Preparing your child for heart surgery can be quite traumatic. They may have had previous surgeries when they were younger, but now that they're older, you'll need to prepare them for the procedure. This is particularly true if their previous surgeries took place when they were an infant. They probably don't remember any of it, which means this is a whole new experience for them. If your child is fearful, or apprehensive about the surgery, you need to do all that you can to alleviate the distress.
Tour the Hospital
If this will be your child's first surgical procedure – that they can remember – they may be concerned about the hospital stay. You can alleviate some of that concern by taking your child on a tour of the hospital. Letting your child spend some time walking through the hospital will better prepare them for the sights, sounds, and smells they'll encounter during their stay. If you can get permission in advance, take your child to the unit where they'll be staying after their surgery. This will allow them to meet some of the nurses who will be caring for them during their hospital stay.
Meet with a Child Life Specialist
If you haven't done so already, you should take your child to meet with a child life specialist. Child life specialists are trained medical professionals who work directly with children and their families during treatment. Your child will be assigned their own child life specialist who will be there to provide support. They'll even accompany your child to their various medical procedures, and help explain what's going on. Meeting with a child life specialist in advance will allow them to form a bond with your child early.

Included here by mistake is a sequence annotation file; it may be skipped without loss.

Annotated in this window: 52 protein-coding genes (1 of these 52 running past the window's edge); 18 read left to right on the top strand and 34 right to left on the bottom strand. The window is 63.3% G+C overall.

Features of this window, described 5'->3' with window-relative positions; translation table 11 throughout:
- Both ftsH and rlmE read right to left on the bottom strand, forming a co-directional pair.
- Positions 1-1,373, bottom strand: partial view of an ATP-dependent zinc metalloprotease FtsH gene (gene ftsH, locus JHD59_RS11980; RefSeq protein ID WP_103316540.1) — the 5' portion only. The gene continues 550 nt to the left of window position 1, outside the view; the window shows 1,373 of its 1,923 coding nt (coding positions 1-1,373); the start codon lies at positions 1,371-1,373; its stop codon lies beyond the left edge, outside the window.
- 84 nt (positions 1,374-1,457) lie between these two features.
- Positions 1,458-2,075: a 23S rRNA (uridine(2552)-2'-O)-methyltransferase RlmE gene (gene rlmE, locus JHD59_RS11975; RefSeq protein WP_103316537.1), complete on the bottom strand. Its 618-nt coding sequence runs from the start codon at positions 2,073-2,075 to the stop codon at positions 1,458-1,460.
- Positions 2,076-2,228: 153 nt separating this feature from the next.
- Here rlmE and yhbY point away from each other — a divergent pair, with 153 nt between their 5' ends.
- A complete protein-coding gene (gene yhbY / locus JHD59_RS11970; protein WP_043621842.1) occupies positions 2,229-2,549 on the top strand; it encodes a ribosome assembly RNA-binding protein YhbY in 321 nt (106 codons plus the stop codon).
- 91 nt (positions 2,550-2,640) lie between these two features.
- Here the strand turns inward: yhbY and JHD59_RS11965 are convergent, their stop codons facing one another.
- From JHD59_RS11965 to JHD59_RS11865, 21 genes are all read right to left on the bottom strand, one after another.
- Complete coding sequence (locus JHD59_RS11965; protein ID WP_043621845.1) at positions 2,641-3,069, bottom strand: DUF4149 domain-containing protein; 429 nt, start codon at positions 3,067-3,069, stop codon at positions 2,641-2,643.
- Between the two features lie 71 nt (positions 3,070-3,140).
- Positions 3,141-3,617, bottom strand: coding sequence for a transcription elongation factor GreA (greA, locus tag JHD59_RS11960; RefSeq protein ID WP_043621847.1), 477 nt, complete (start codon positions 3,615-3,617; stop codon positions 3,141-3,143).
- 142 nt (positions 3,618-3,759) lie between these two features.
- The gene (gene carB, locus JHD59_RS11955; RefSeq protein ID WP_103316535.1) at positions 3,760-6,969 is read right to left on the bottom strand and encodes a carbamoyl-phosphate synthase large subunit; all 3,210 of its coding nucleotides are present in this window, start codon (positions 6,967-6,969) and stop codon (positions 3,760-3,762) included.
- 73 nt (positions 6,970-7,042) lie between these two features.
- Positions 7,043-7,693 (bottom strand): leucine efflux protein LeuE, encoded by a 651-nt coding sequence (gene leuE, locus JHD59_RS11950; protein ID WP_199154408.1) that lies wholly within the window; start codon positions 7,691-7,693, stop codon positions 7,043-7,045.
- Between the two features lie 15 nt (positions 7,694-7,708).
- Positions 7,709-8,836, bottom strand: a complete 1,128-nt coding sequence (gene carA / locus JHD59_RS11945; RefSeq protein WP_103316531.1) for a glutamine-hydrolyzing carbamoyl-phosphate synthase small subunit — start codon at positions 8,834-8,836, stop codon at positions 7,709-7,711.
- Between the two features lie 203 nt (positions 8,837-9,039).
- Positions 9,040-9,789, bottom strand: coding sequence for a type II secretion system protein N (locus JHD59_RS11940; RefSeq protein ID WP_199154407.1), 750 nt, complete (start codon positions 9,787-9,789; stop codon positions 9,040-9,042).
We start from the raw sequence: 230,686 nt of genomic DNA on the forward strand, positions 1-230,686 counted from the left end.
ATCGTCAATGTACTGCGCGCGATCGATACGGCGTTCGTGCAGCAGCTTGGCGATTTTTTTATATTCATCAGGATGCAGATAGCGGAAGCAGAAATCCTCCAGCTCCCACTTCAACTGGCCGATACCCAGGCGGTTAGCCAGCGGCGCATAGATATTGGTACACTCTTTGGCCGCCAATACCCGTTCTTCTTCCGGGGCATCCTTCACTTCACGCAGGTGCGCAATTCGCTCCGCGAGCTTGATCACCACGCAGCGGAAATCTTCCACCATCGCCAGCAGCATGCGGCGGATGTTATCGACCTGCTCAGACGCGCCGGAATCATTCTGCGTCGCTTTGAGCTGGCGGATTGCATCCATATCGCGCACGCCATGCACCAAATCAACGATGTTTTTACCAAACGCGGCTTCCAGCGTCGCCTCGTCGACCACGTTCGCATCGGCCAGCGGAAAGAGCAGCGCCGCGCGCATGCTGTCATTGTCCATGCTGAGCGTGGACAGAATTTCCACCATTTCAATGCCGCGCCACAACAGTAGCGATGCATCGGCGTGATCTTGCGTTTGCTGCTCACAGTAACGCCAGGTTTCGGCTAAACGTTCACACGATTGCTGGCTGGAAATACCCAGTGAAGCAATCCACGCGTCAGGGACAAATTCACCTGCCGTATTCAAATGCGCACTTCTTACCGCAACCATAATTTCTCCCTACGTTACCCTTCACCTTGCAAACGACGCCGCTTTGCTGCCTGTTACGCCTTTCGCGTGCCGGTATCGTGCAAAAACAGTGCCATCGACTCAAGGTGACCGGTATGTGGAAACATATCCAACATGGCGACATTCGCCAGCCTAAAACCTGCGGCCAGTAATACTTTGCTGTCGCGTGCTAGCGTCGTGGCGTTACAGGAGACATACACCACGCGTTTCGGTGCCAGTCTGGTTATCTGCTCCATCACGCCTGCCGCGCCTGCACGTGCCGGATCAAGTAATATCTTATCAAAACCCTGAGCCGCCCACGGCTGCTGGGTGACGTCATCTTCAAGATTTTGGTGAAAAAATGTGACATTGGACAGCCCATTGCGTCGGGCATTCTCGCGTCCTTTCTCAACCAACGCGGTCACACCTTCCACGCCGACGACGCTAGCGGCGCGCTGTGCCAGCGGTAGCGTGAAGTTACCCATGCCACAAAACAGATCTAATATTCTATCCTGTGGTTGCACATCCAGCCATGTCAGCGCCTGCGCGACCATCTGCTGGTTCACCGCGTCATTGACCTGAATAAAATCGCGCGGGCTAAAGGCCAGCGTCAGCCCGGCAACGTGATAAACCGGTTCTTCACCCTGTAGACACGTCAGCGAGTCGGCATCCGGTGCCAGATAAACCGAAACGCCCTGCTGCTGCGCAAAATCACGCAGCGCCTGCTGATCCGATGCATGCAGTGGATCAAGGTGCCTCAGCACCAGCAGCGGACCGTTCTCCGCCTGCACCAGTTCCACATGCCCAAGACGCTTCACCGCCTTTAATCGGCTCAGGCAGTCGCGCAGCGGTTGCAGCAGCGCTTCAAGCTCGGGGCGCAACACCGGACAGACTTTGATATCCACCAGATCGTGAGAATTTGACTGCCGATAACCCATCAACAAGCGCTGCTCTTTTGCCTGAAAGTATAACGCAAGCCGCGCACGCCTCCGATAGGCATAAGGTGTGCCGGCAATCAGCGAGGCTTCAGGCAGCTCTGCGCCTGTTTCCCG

Do Your Own Research
Your child is going to be looking to you for strength and reassurance. If you're nervous about the surgery, your child will sense that, and react accordingly. You can alleviate some of that nervousness by doing some research. Prior to your child's surgery, learn as much as you can about the procedure. Talk to your child's medical team, and ask questions. The answers you receive will help calm your nerves, so you can calm your child's.
Let Them Ask Questions
Your child is going to have questions. Depending on their age, those questions may be very basic, or they may be detailed questions, requiring detailed answers. Let your child ask as many questions as they have. Answer them to the best of your ability. If they ask a question that you don't know the answer to, encourage them to ask their doctor at their next appointment.
Contact a medical center like Alpert Zales & Castro Pediatric Cardiology for more information and assistance.Share